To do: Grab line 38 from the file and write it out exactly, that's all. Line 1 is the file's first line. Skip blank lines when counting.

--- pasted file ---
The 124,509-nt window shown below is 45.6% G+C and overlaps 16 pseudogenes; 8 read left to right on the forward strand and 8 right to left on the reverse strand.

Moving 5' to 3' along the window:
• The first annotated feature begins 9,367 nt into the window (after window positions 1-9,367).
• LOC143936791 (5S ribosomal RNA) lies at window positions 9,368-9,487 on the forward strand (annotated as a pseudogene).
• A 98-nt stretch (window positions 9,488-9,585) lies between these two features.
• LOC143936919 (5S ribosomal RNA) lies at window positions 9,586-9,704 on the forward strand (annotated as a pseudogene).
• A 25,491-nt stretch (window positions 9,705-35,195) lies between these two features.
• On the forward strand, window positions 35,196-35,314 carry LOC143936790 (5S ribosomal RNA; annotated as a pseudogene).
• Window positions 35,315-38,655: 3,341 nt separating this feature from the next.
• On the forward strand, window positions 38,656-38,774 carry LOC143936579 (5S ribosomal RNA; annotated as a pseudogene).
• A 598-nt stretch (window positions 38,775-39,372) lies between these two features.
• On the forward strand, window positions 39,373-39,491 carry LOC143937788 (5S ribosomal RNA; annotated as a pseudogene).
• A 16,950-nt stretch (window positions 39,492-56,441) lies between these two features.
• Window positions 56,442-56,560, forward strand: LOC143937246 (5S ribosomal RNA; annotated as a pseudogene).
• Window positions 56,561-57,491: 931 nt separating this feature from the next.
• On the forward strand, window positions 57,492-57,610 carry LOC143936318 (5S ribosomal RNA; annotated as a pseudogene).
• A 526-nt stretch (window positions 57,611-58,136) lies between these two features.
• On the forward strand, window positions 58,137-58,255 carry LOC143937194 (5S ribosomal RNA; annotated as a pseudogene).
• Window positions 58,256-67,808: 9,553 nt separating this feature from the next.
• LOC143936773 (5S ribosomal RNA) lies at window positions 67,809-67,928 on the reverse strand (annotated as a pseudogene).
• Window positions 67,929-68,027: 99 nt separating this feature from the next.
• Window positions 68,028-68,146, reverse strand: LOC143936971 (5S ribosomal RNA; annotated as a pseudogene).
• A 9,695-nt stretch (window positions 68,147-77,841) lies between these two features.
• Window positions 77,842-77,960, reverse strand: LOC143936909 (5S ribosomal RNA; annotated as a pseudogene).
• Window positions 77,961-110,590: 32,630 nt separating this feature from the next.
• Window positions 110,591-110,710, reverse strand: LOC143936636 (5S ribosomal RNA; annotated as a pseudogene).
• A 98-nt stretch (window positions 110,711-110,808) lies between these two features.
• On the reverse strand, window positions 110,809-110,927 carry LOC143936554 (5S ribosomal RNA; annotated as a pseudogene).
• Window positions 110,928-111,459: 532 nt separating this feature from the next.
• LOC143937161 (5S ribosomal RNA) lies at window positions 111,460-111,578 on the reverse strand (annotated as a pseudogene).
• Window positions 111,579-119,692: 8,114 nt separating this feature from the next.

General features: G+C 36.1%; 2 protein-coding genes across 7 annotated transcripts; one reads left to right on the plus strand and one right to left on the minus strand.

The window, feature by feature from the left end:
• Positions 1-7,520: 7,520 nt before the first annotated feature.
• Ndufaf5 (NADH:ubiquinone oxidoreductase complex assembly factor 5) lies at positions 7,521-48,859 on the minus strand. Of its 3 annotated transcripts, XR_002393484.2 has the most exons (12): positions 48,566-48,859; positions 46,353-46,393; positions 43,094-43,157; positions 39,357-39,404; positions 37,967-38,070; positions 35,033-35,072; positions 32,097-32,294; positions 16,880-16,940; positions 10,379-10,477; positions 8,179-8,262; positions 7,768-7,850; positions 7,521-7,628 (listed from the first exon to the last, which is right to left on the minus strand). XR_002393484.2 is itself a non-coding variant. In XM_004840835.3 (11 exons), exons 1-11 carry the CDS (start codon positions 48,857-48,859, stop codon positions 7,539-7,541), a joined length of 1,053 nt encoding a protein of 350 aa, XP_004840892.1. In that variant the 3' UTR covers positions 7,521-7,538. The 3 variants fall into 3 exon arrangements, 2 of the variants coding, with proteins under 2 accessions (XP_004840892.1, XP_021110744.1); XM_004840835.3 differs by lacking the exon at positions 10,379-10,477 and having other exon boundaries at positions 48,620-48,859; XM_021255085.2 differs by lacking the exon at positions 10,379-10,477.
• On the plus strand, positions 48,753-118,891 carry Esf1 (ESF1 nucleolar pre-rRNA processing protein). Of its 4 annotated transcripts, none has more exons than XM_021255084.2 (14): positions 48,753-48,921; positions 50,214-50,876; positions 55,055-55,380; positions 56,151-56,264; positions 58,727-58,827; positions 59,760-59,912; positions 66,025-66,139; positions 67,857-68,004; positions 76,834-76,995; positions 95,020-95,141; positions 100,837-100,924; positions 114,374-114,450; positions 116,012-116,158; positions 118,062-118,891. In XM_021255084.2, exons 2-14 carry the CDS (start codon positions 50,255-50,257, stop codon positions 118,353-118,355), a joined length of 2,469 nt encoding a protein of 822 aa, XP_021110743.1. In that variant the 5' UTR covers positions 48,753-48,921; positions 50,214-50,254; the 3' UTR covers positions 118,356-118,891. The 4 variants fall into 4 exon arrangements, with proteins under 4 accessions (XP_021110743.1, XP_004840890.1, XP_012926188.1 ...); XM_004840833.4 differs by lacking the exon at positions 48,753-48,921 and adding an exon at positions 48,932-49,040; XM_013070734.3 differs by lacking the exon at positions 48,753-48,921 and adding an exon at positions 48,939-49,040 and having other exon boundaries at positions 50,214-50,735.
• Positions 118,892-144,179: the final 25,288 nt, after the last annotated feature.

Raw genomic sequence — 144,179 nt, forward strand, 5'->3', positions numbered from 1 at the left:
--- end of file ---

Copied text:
Raw genomic sequence — 144,179 nt, forward strand, 5'->3', positions numbered from 1 at the left: